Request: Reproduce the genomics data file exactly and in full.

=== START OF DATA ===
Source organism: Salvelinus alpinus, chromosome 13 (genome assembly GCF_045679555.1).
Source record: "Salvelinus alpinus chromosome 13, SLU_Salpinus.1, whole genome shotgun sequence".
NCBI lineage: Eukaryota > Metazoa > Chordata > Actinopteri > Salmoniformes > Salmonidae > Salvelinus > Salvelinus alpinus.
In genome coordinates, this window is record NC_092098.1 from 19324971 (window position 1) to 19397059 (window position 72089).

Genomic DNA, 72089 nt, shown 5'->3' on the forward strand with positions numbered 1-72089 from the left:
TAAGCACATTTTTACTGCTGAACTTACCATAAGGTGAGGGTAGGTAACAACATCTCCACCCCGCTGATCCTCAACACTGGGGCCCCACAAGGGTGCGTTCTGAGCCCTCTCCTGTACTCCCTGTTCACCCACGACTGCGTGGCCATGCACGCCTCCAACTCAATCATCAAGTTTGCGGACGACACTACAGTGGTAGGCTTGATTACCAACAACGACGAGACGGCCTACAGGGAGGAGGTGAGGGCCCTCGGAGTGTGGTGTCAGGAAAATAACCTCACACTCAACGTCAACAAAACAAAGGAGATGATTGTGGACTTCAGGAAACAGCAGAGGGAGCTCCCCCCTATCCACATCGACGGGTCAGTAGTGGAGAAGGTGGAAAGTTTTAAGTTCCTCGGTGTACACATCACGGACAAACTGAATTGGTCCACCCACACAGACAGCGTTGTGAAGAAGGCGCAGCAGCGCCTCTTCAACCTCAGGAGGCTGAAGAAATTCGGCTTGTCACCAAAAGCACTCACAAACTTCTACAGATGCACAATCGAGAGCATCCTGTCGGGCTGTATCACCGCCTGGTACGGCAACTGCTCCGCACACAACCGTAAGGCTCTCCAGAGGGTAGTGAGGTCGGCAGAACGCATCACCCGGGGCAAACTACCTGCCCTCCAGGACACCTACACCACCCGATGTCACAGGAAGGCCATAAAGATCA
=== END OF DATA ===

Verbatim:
Source organism: Salvelinus alpinus, chromosome 13 (genome assembly GCF_045679555.1).
Source record: "Salvelinus alpinus chromosome 13, SLU_Salpinus.1, whole genome shotgun sequence".
NCBI lineage: Eukaryota > Metazoa > Chordata > Actinopteri > Salmoniformes > Salmonidae > Salvelinus > Salvelinus alpinus.
In genome coordinates, this window is record NC_092098.1 from 19324971 (window position 1) to 19397059 (window position 72089).

Genomic DNA, 72089 nt, shown 5'->3' on the forward strand with positions numbered 1-72089 from the left:
TAAGCACATTTTTACTGCTGAACTTACCATAAGGTGAGGGTAGGTAACAACATCTCCACCCCGCTGATCCTCAACACTGGGGCCCCACAAGGGTGCGTTCTGAGCCCTCTCCTGTACTCCCTGTTCACCCACGACTGCGTGGCCATGCACGCCTCCAACTCAATCATCAAGTTTGCGGACGACACTACAGTGGTAGGCTTGATTACCAACAACGACGAGACGGCCTACAGGGAGGAGGTGAGGGCCCTCGGAGTGTGGTGTCAGGAAAATAACCTCACACTCAACGTCAACAAAACAAAGGAGATGATTGTGGACTTCAGGAAACAGCAGAGGGAGCTCCCCCCTATCCACATCGACGGGTCAGTAGTGGAGAAGGTGGAAAGTTTTAAGTTCCTCGGTGTACACATCACGGACAAACTGAATTGGTCCACCCACACAGACAGCGTTGTGAAGAAGGCGCAGCAGCGCCTCTTCAACCTCAGGAGGCTGAAGAAATTCGGCTTGTCACCAAAAGCACTCACAAACTTCTACAGATGCACAATCGAGAGCATCCTGTCGGGCTGTATCACCGCCTGGTACGGCAACTGCTCCGCACACAACCGTAAGGCTCTCCAGAGGGTAGTGAGGTCGGCAGAACGCATCACCCGGGGCAAACTACCTGCCCTCCAGGACACCTACACCACCCGATGTCACAGGAAGGCCATAAAGATCA